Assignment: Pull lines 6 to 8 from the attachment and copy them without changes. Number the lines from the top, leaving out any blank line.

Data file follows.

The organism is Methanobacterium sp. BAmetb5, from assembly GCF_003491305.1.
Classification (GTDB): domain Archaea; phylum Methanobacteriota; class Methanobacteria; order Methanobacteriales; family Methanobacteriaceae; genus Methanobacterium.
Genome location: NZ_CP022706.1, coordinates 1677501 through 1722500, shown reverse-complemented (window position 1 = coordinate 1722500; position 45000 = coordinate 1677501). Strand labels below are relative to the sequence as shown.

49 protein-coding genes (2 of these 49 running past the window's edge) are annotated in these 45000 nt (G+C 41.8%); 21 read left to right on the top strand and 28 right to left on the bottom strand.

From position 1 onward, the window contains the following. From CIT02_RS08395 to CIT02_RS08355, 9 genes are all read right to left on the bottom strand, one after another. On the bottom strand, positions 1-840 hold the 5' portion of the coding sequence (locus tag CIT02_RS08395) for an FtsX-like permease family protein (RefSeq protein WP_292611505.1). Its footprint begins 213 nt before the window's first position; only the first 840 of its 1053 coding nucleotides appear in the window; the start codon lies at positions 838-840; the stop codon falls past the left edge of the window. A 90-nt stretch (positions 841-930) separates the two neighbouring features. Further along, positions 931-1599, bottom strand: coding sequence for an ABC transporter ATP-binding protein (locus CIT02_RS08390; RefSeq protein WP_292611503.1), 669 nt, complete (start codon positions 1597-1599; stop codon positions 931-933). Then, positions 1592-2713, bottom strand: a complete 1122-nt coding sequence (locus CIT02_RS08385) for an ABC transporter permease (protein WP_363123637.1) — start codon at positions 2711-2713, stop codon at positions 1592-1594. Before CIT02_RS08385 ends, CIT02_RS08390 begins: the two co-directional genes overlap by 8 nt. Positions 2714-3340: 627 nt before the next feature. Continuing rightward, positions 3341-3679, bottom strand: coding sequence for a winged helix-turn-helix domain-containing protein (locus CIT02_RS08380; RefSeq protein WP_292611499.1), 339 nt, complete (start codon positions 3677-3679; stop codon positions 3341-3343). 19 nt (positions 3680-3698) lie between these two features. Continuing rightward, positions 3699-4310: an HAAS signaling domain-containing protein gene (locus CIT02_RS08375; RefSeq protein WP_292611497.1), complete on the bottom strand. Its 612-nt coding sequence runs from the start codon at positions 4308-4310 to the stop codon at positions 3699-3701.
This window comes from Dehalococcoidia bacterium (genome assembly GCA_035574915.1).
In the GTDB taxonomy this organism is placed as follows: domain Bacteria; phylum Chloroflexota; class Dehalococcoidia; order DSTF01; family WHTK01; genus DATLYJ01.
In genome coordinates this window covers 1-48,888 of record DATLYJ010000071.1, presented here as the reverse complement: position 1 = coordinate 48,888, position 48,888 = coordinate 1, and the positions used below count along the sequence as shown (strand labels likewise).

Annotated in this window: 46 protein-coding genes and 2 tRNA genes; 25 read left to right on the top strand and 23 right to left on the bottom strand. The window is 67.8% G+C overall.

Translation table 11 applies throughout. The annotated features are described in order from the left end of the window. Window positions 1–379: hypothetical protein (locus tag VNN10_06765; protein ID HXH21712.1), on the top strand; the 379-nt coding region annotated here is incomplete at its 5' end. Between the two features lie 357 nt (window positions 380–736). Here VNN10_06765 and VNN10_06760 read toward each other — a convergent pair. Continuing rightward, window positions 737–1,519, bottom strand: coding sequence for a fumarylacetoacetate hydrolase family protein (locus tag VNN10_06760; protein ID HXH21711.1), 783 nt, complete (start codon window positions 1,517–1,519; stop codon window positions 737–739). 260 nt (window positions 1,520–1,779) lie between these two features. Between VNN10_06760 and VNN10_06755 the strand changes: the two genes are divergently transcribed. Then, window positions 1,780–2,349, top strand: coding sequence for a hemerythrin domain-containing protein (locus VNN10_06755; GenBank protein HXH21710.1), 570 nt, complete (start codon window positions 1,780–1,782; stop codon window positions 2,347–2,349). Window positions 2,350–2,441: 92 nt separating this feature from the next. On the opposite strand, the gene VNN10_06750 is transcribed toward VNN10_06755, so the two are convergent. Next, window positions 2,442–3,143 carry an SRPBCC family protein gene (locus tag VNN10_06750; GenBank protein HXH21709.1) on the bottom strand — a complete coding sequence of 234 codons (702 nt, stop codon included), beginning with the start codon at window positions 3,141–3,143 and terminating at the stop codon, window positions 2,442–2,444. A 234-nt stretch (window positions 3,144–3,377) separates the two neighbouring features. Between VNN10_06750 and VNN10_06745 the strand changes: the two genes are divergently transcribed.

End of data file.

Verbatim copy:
This window comes from Dehalococcoidia bacterium (genome assembly GCA_035574915.1).
In the GTDB taxonomy this organism is placed as follows: domain Bacteria; phylum Chloroflexota; class Dehalococcoidia; order DSTF01; family WHTK01; genus DATLYJ01.
In genome coordinates this window covers 1-48,888 of record DATLYJ010000071.1, presented here as the reverse complement: position 1 = coordinate 48,888, position 48,888 = coordinate 1, and the positions used below count along the sequence as shown (strand labels likewise).